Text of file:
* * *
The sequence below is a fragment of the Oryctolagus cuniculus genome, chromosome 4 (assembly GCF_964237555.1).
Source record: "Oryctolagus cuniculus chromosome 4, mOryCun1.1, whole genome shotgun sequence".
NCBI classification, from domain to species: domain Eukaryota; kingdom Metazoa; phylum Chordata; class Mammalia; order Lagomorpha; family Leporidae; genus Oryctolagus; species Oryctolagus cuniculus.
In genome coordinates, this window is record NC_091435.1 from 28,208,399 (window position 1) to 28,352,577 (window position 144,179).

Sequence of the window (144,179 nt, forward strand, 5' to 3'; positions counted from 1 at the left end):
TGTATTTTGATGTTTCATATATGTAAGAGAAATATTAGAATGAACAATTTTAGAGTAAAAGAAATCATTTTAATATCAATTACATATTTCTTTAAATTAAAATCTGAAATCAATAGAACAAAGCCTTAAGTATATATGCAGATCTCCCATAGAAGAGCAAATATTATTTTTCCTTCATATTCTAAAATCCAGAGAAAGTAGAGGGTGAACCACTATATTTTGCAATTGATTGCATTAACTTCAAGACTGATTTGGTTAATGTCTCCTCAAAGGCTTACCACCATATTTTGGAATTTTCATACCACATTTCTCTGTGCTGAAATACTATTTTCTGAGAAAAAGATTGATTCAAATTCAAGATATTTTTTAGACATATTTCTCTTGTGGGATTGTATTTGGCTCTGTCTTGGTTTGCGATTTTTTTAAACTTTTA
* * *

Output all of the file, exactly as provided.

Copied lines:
The sequence below is a fragment of the Oryctolagus cuniculus genome, chromosome 4 (assembly GCF_964237555.1).
Source record: "Oryctolagus cuniculus chromosome 4, mOryCun1.1, whole genome shotgun sequence".
NCBI classification, from domain to species: domain Eukaryota; kingdom Metazoa; phylum Chordata; class Mammalia; order Lagomorpha; family Leporidae; genus Oryctolagus; species Oryctolagus cuniculus.
In genome coordinates, this window is record NC_091435.1 from 28,208,399 (window position 1) to 28,352,577 (window position 144,179).

Sequence of the window (144,179 nt, forward strand, 5' to 3'; positions counted from 1 at the left end):
TGTATTTTGATGTTTCATATATGTAAGAGAAATATTAGAATGAACAATTTTAGAGTAAAAGAAATCATTTTAATATCAATTACATATTTCTTTAAATTAAAATCTGAAATCAATAGAACAAAGCCTTAAGTATATATGCAGATCTCCCATAGAAGAGCAAATATTATTTTTCCTTCATATTCTAAAATCCAGAGAAAGTAGAGGGTGAACCACTATATTTTGCAATTGATTGCATTAACTTCAAGACTGATTTGGTTAATGTCTCCTCAAAGGCTTACCACCATATTTTGGAATTTTCATACCACATTTCTCTGTGCTGAAATACTATTTTCTGAGAAAAAGATTGATTCAAATTCAAGATATTTTTTAGACATATTTCTCTTGTGGGATTGTATTTGGCTCTGTCTTGGTTTGCGATTTTTTTAAACTTTTA